As Baltimore takes its fight for millions in new Maryland school aid to court, Gov. Parris N. Glendening and others in state government say they are willing to boost funding, but want assurances that the city is spending its education dollars well.
While few questioned Baltimore's need for additional funds to educate its 113,000 students, the governor and other state officials point out that writing a check is not the way to ensure that city children receive the "adequate" education that Maryland is constitutionally obligated to provide.
"I would urge, try and put some additional resources into the city and other jurisdictions," Mr. Glendening said yesterday, "but we've got to continue to focus on management and performance. The problem's not just about money. It's really about management of the school system, discipline problems, accountability and whether we're using our money properly."
Baltimore receives about $333 million from the state for school operations. But in a lawsuit filed Friday, Baltimore is arguing that the sum is not enough, given the challenges of an urban setting and the city's limited ability to supplement its budget with local tax revenues. Baltimore contributed $195 million, and the federal government provided the balance of this year's $647 million school budget.
"There are many school improvements that could be made right now, in the school system, by the school system, with the funds that they have," said Montgomery County Del. Nancy K. Kopp, a Democrat and chairwoman of a House Appropriations subcommittee on education and economic development. She represents a wealthier county that typically reacts competitively when Baltimore sought school aid increases.
The state officials' comments begin to frame Maryland's basic stance in the school-funding debate. If the case goes to trial, the school system's handling of millions in tax-supported funds likely will be a target of the defense.
"If we could resolve it out of court we would love to do that, but there is just no history of doing that with the state successfully," Mayor Kurt L. Schmoke said.
Expecting challenges to the school administration, city attorneys carefully worded the lawsuit to highlight needs of city children.
"Our administration has been managing scarcity, and that's a difficult burden," Mr. Schmoke said. Recent restructuring, including a continuing shift of spending decisions from the central office to principals and school-improvement teams, demonstrates Baltimore's commitment to responsible management, he said.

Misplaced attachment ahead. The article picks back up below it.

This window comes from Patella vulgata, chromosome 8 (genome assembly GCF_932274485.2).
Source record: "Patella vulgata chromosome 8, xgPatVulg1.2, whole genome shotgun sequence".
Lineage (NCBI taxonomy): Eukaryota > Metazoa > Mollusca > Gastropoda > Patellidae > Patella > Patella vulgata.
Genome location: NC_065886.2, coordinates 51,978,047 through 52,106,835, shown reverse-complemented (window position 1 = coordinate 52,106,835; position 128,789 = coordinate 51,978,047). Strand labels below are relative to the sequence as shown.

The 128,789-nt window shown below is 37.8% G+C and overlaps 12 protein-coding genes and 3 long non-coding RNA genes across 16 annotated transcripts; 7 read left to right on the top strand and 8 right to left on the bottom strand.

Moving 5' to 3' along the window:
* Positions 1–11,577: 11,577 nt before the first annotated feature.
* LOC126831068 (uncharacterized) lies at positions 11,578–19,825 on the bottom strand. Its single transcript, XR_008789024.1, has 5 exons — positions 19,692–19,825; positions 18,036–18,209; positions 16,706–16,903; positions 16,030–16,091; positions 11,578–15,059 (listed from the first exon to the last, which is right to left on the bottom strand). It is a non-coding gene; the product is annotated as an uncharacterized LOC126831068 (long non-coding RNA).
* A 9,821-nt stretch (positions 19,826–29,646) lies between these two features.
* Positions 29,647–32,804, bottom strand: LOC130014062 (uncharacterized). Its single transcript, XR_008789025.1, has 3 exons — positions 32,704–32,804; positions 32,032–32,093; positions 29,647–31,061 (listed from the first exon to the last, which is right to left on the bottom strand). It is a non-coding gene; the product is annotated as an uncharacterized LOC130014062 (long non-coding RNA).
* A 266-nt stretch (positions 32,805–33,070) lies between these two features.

In addition to its funding request, the city's lawsuit seeks to block Maryland's efforts to intervene in schools that do not meet state education standards.
The state school board is overseeing reorganizations at five low-performing Baltimore schools, to which Maryland contributed $1.5 million in new aid after a protracted battle with the city school board this year.
The city does not quibble with the state over its authority to enforce standards, but over who will bear the financial burden of retooling schools, Mr. Schmoke said.
Phillip H. Farfel, city school board president, elaborated: "We feel that until [funding] is addressed, the specific interventions that don't get at the heart of the problem should be halted. When additional resources are provided . . . then we certainly want to work cooperatively with the state."
But the filing of the lawsuit may make cooperation difficult.
"I find that outrageous," said state Sen. Barbara A. Hoffman, the Baltimore Democrat who chairs the powerful Senate Budget and Taxation Committee. "The whole point of all this money and the [reform] process is to educate the students. Show me you know what you are doing with the money you have."
Mr. Glendening, who has been an ally of Mr. Schmoke, said he wants to see "a serious accountability effort" by the city.
The governor did not hide his disappointment at the city's long-expected decision to sue.
At Mr. Glendening's request, city and state representatives privately have been negotiating toward a settlement of school funding and management issues.
The mayor has his supporters.
"Everyone knows that the city deserves additional school aid," said state Sen. John A. Pica, Baltimore Democrat and chairman of the city's Senate delegation. "I think the mayor is just protecting the city's interest."